In This Review

China, the UN, and Human Protection: Beliefs, Power, Image
China, the UN, and Human Protection: Beliefs, Power, Image
By Rosemary Foot
Oxford University Press, 2020, 336 pp.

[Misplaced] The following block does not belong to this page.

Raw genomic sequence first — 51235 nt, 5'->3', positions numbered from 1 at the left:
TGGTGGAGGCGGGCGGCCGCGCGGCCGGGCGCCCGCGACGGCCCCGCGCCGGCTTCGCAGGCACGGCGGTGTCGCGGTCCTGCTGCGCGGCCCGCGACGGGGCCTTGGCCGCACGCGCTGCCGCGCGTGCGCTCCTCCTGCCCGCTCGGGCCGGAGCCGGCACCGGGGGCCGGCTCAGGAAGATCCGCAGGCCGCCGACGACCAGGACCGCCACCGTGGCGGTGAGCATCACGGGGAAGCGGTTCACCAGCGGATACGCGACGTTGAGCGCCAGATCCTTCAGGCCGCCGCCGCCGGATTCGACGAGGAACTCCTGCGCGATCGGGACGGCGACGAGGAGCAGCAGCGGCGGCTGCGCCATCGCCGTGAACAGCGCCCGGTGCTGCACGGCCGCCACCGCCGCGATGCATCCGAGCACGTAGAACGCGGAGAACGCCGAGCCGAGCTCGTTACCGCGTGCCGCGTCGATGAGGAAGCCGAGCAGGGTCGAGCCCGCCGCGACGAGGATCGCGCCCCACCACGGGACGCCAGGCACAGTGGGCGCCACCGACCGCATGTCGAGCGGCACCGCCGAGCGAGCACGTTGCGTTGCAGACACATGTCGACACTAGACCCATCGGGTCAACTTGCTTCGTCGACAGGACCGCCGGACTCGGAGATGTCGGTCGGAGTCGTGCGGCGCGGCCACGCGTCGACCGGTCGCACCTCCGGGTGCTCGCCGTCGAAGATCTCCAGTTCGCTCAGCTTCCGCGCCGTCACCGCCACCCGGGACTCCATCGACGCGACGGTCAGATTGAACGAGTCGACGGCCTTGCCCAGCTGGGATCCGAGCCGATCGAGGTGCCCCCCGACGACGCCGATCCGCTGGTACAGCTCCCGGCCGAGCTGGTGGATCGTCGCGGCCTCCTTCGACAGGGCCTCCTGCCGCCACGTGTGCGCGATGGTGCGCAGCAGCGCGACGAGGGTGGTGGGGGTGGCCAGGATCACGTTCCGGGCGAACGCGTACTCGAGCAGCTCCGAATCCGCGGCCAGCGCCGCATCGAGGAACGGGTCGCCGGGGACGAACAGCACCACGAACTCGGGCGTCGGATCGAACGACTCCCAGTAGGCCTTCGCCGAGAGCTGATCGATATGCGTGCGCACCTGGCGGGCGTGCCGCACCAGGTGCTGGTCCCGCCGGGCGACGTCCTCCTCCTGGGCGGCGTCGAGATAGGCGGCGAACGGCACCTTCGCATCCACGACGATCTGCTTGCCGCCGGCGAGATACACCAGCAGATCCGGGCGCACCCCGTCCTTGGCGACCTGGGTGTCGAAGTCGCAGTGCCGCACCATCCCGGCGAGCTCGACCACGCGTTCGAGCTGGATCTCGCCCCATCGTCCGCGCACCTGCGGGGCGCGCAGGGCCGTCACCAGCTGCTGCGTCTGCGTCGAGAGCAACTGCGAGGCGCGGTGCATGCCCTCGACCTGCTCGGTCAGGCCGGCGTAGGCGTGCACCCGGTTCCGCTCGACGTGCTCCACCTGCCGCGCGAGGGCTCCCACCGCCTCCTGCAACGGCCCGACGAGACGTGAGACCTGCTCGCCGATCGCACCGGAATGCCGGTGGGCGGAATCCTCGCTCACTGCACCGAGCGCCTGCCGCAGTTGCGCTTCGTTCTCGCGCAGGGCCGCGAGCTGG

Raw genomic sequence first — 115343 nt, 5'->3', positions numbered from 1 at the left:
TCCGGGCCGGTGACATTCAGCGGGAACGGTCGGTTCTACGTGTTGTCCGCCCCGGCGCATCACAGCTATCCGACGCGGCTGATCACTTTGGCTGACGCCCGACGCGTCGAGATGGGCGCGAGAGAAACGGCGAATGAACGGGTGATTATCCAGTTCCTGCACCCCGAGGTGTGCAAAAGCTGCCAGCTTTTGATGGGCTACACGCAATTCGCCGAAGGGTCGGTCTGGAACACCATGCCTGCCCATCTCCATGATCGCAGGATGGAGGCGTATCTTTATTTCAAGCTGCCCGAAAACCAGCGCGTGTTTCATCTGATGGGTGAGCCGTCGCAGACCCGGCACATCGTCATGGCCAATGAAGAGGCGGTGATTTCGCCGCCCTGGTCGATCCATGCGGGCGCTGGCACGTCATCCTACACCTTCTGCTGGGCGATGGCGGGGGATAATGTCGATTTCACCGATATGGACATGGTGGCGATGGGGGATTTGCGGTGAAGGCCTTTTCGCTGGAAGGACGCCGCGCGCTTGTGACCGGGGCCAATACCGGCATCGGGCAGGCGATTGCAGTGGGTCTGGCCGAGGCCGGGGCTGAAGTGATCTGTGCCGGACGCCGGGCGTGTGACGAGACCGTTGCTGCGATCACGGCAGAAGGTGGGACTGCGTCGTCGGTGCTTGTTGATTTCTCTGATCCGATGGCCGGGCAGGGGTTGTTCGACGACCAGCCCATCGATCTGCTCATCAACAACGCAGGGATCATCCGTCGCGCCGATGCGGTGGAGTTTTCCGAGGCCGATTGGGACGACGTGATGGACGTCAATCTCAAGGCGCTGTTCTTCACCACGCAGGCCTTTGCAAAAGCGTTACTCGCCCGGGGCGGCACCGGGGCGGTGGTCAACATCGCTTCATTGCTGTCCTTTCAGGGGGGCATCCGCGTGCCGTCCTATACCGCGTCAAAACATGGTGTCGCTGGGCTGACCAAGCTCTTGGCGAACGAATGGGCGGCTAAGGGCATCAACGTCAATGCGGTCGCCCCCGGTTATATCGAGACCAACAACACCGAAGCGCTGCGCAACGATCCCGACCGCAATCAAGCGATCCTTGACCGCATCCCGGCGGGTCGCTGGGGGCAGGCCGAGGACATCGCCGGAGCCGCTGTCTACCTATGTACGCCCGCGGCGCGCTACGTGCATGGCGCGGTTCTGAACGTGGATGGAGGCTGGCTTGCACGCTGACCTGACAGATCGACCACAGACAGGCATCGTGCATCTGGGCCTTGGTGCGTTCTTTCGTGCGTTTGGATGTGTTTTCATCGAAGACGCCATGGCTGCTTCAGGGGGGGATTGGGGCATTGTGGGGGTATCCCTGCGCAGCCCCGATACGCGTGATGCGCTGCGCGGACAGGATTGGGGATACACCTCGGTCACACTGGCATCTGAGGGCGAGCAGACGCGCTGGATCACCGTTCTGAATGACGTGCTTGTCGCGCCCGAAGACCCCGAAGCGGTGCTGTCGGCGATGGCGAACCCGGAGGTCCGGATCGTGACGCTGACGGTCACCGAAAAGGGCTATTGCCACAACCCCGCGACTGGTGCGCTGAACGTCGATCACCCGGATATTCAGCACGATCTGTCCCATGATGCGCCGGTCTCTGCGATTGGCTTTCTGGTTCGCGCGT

In the decades after the Cold War, the United States and other leading democracies championed the idea of an empowered United Nations that would actively intervene in countries to protect human rights and safeguard civilians from armed violence. Foot shows how in more recent years, China has worked behind the scenes at the UN to promote a rival vision of security that emphasizes economic development, a strong state, and social stability. This groundbreaking study considers China’s efforts to shape UN peace operations, specifically the organization’s response to the Syrian crisis, and its broader attempt to subvert human rights principles and undercut the doctrine of “the responsibility to protect.” In Foot’s view, China is both reshaping and being shaped by the norms of the global system. It is pushing back against the Western-led liberal order in part by drawing on older notions of state sovereignty and self-determination. In an era of growing competition between China and the West, Foot offers a grand illumination of the normative battlefield.